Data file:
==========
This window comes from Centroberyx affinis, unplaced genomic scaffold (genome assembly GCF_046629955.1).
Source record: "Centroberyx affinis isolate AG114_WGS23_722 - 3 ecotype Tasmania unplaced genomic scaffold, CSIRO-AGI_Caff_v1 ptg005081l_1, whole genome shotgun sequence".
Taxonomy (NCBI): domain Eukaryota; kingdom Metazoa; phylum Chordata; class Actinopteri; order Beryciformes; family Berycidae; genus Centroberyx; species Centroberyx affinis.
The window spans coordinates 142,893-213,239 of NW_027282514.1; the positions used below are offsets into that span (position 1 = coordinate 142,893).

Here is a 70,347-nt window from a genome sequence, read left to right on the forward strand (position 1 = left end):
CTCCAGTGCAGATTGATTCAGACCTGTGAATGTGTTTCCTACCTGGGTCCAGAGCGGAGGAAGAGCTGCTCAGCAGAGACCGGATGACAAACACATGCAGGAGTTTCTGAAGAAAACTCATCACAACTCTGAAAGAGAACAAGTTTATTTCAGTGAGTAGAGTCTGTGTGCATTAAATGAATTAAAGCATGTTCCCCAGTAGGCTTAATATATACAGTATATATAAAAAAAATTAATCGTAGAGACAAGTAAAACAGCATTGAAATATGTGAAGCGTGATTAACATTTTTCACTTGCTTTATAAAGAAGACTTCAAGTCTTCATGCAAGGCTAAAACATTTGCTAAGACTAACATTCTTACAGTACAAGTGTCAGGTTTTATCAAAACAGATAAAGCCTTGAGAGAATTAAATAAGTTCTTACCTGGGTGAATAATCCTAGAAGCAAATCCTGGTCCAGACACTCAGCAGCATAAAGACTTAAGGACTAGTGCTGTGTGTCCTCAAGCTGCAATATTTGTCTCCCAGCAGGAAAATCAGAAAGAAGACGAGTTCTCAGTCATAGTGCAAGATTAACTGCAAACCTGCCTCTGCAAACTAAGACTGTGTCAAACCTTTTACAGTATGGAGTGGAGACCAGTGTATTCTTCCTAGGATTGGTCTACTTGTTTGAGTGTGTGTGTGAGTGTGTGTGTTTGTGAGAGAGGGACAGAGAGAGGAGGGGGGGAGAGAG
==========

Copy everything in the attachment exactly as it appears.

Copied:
This window comes from Centroberyx affinis, unplaced genomic scaffold (genome assembly GCF_046629955.1).
Source record: "Centroberyx affinis isolate AG114_WGS23_722 - 3 ecotype Tasmania unplaced genomic scaffold, CSIRO-AGI_Caff_v1 ptg005081l_1, whole genome shotgun sequence".
Taxonomy (NCBI): domain Eukaryota; kingdom Metazoa; phylum Chordata; class Actinopteri; order Beryciformes; family Berycidae; genus Centroberyx; species Centroberyx affinis.
The window spans coordinates 142,893-213,239 of NW_027282514.1; the positions used below are offsets into that span (position 1 = coordinate 142,893).

Here is a 70,347-nt window from a genome sequence, read left to right on the forward strand (position 1 = left end):
CTCCAGTGCAGATTGATTCAGACCTGTGAATGTGTTTCCTACCTGGGTCCAGAGCGGAGGAAGAGCTGCTCAGCAGAGACCGGATGACAAACACATGCAGGAGTTTCTGAAGAAAACTCATCACAACTCTGAAAGAGAACAAGTTTATTTCAGTGAGTAGAGTCTGTGTGCATTAAATGAATTAAAGCATGTTCCCCAGTAGGCTTAATATATACAGTATATATAAAAAAAATTAATCGTAGAGACAAGTAAAACAGCATTGAAATATGTGAAGCGTGATTAACATTTTTCACTTGCTTTATAAAGAAGACTTCAAGTCTTCATGCAAGGCTAAAACATTTGCTAAGACTAACATTCTTACAGTACAAGTGTCAGGTTTTATCAAAACAGATAAAGCCTTGAGAGAATTAAATAAGTTCTTACCTGGGTGAATAATCCTAGAAGCAAATCCTGGTCCAGACACTCAGCAGCATAAAGACTTAAGGACTAGTGCTGTGTGTCCTCAAGCTGCAATATTTGTCTCCCAGCAGGAAAATCAGAAAGAAGACGAGTTCTCAGTCATAGTGCAAGATTAACTGCAAACCTGCCTCTGCAAACTAAGACTGTGTCAAACCTTTTACAGTATGGAGTGGAGACCAGTGTATTCTTCCTAGGATTGGTCTACTTGTTTGAGTGTGTGTGTGAGTGTGTGTGTTTGTGAGAGAGGGACAGAGAGAGGAGGGGGGGAGAGAG